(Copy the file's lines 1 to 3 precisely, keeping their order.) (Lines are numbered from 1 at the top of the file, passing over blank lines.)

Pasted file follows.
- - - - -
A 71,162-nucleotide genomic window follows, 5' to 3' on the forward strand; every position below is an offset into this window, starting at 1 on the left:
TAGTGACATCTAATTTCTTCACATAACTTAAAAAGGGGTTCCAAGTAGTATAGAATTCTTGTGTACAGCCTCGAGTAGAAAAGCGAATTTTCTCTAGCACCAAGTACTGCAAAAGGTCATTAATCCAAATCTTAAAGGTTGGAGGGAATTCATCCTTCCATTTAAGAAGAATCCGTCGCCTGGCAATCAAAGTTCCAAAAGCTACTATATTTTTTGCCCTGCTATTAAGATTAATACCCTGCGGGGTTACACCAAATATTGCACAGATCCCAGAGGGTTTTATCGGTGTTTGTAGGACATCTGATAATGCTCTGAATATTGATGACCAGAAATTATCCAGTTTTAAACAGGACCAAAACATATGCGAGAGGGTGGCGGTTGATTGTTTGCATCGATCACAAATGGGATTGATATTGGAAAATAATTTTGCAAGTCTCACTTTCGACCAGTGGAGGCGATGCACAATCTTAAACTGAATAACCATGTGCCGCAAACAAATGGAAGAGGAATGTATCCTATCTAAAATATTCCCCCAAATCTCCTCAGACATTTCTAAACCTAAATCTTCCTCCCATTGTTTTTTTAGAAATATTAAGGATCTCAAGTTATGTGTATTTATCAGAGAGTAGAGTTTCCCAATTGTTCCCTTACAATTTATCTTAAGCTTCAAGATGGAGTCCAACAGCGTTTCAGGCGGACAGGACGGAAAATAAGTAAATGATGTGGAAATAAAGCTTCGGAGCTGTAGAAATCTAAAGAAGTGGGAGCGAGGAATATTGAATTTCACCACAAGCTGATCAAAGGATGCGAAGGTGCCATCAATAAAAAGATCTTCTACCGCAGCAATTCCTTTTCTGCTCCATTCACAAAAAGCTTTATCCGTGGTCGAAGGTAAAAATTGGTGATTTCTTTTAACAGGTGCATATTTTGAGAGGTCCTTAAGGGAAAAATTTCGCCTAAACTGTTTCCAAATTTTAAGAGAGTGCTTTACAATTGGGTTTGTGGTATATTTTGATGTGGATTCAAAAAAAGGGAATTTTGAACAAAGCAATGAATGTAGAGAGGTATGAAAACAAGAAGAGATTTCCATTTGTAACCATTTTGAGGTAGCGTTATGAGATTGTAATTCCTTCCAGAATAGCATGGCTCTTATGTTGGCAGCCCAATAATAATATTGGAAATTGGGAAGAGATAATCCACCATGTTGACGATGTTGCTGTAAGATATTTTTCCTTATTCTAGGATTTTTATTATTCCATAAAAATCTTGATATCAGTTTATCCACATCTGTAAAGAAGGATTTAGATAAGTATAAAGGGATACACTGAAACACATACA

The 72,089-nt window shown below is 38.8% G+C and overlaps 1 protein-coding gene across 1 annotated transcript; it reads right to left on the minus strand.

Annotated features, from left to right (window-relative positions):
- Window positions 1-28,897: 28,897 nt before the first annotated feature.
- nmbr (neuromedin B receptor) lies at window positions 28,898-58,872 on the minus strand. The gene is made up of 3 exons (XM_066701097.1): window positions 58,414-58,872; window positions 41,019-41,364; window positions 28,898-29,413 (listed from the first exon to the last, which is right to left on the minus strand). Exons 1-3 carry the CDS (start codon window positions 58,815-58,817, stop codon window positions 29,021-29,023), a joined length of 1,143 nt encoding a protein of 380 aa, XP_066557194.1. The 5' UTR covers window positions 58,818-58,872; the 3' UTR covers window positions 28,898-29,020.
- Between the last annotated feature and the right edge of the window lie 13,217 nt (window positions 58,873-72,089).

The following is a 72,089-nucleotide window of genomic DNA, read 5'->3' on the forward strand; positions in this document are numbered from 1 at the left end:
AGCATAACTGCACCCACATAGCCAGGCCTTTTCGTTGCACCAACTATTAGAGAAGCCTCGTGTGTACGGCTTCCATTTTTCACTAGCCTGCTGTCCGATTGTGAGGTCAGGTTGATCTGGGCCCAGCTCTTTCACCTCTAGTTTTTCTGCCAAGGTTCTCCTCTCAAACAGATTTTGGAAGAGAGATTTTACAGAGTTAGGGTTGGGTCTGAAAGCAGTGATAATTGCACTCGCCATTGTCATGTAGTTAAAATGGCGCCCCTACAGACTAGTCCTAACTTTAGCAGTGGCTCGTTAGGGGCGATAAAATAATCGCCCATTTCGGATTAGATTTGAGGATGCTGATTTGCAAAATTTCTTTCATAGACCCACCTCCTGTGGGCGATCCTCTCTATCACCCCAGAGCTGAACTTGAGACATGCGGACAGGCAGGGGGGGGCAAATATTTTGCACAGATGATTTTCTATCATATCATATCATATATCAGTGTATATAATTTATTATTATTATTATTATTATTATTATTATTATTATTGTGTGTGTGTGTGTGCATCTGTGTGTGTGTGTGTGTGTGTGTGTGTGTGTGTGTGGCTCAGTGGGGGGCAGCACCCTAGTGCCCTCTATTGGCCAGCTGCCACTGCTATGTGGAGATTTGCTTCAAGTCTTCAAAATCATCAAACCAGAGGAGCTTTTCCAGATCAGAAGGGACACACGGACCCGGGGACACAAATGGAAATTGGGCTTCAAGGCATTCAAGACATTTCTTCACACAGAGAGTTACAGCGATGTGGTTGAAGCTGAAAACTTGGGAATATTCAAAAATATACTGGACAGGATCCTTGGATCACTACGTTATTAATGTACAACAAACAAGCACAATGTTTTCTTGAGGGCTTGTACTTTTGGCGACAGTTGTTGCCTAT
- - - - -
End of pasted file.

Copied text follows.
A 71,162-nucleotide genomic window follows, 5' to 3' on the forward strand; every position below is an offset into this window, starting at 1 on the left:
TAGTGACATCTAATTTCTTCACATAACTTAAAAAGGGGTTCCAAGTAGTATAGAATTCTTGTGTACAGCCTCGAGTAGAAAAGCGAATTTTCTCTAGCACCAAGTACTGCAAAAGGTCATTAATCCAAATCTTAAAGGTTGGAGGGAATTCATCCTTCCATTTAAGAAGAATCCGTCGCCTGGCAATCAAAGTTCCAAAAGCTACTATATTTTTTGCCCTGCTATTAAGATTAATACCCTGCGGGGTTACACCAAATATTGCACAGATCCCAGAGGGTTTTATCGGTGTTTGTAGGACATCTGATAATGCTCTGAATATTGATGACCAGAAATTATCCAGTTTTAAACAGGACCAAAACATATGCGAGAGGGTGGCGGTTGATTGTTTGCATCGATCACAAATGGGATTGATATTGGAAAATAATTTTGCAAGTCTCACTTTCGACCAGTGGAGGCGATGCACAATCTTAAACTGAATAACCATGTGCCGCAAACAAATGGAAGAGGAATGTATCCTATCTAAAATATTCCCCCAAATCTCCTCAGACATTTCTAAACCTAAATCTTCCTCCCATTGTTTTTTTAGAAATATTAAGGATCTCAAGTTATGTGTATTTATCAGAGAGTAGAGTTTCCCAATTGTTCCCTTACAATTTATCTTAAGCTTCAAGATGGAGTCCAACAGCGTTTCAGGCGGACAGGACGGAAAATAAGTAAATGATGTGGAAATAAAGCTTCGGAGCTGTAGAAATCTAAAGAAGTGGGAGCGAGGAATATTGAATTTCACCACAAGCTGATCAAAGGATGCGAAGGTGCCATCAATAAAAAGATCTTCTACCGCAGCAATTCCTTTTCTGCTCCATTCACAAAAAGCTTTATCCGTGGTCGAAGGTAAAAATTGGTGATTTCTTTTAACAGGTGCATATTTTGAGAGGTCCTTAAGGGAAAAATTTCGCCTAAACTGTTTCCAAATTTTAAGAGAGTGCTTTACAATTGGGTTTGTGGTATATTTTGATGTGGATTCAAAAAAAGGGAATTTTGAACAAAGCAATGAATGTAGAGAGGTATGAAAACAAGAAGAGATTTCCATTTGTAACCATTTTGAGGTAGCGTTATGAGATTGTAATTCCTTCCAGAATAGCATGGCTCTTATGTTGGCAGCCCAATAATAATATTGGAAATTGGGAAGAGATAATCCACCATGTTGACGATGTTGCTGTAAGATATTTTTCCTTATTCTAGGATTTTTATTATTCCATAAAAATCTTGATATCAGTTTATCCACATCTGTAAAGAAGGATTTAGATAAGTATAAAGGGATACACTGAAACACATACA

The 72,089-nt window shown below is 38.8% G+C and overlaps 1 protein-coding gene across 1 annotated transcript; it reads right to left on the minus strand.